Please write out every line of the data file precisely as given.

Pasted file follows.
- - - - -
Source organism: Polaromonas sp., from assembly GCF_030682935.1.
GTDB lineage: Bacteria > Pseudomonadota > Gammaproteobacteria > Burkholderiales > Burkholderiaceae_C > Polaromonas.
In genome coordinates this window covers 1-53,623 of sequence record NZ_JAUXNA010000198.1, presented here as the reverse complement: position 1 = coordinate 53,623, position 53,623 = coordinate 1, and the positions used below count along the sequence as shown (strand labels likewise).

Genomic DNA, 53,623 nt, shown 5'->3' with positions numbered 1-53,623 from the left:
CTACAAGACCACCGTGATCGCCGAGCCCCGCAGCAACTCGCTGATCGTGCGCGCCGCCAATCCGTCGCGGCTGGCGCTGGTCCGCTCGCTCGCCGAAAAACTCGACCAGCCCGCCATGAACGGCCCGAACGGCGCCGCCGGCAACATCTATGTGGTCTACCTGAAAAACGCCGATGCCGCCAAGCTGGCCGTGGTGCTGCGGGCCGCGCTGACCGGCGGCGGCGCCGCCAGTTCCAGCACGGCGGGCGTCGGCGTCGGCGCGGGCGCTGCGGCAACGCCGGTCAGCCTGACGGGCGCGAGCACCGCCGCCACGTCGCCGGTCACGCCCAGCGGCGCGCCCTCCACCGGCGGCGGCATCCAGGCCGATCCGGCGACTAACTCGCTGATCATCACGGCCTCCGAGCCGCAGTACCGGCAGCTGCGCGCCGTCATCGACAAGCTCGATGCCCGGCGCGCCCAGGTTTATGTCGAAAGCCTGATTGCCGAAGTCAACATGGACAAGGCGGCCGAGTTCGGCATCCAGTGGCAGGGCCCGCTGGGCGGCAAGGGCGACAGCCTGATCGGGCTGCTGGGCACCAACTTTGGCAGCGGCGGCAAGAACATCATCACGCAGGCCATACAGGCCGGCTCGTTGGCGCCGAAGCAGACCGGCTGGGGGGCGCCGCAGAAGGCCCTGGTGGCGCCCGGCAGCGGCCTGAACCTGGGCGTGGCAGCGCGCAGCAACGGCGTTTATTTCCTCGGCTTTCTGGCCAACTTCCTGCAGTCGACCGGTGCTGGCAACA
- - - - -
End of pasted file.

Source organism: Polaromonas sp., from assembly GCF_030682935.1.
GTDB lineage: Bacteria > Pseudomonadota > Gammaproteobacteria > Burkholderiales > Burkholderiaceae_C > Polaromonas.
In genome coordinates this window covers 1-53,623 of sequence record NZ_JAUXNA010000198.1, presented here as the reverse complement: position 1 = coordinate 53,623, position 53,623 = coordinate 1, and the positions used below count along the sequence as shown (strand labels likewise).

Genomic DNA, 53,623 nt, shown 5'->3' with positions numbered 1-53,623 from the left:
CTACAAGACCACCGTGATCGCCGAGCCCCGCAGCAACTCGCTGATCGTGCGCGCCGCCAATCCGTCGCGGCTGGCGCTGGTCCGCTCGCTCGCCGAAAAACTCGACCAGCCCGCCATGAACGGCCCGAACGGCGCCGCCGGCAACATCTATGTGGTCTACCTGAAAAACGCCGATGCCGCCAAGCTGGCCGTGGTGCTGCGGGCCGCGCTGACCGGCGGCGGCGCCGCCAGTTCCAGCACGGCGGGCGTCGGCGTCGGCGCGGGCGCTGCGGCAACGCCGGTCAGCCTGACGGGCGCGAGCACCGCCGCCACGTCGCCGGTCACGCCCAGCGGCGCGCCCTCCACCGGCGGCGGCATCCAGGCCGATCCGGCGACTAACTCGCTGATCATCACGGCCTCCGAGCCGCAGTACCGGCAGCTGCGCGCCGTCATCGACAAGCTCGATGCCCGGCGCGCCCAGGTTTATGTCGAAAGCCTGATTGCCGAAGTCAACATGGACAAGGCGGCCGAGTTCGGCATCCAGTGGCAGGGCCCGCTGGGCGGCAAGGGCGACAGCCTGATCGGGCTGCTGGGCACCAACTTTGGCAGCGGCGGCAAGAACATCATCACGCAGGCCATACAGGCCGGCTCGTTGGCGCCGAAGCAGACCGGCTGGGGGGCGCCGCAGAAGGCCCTGGTGGCGCCCGGCAGCGGCCTGAACCTGGGCGTGGCAGCGCGCAGCAACGGCGTTTATTTCCTCGGCTTTCTGGCCAACTTCCTGCAGTCGACCGGTGCTGGCAACA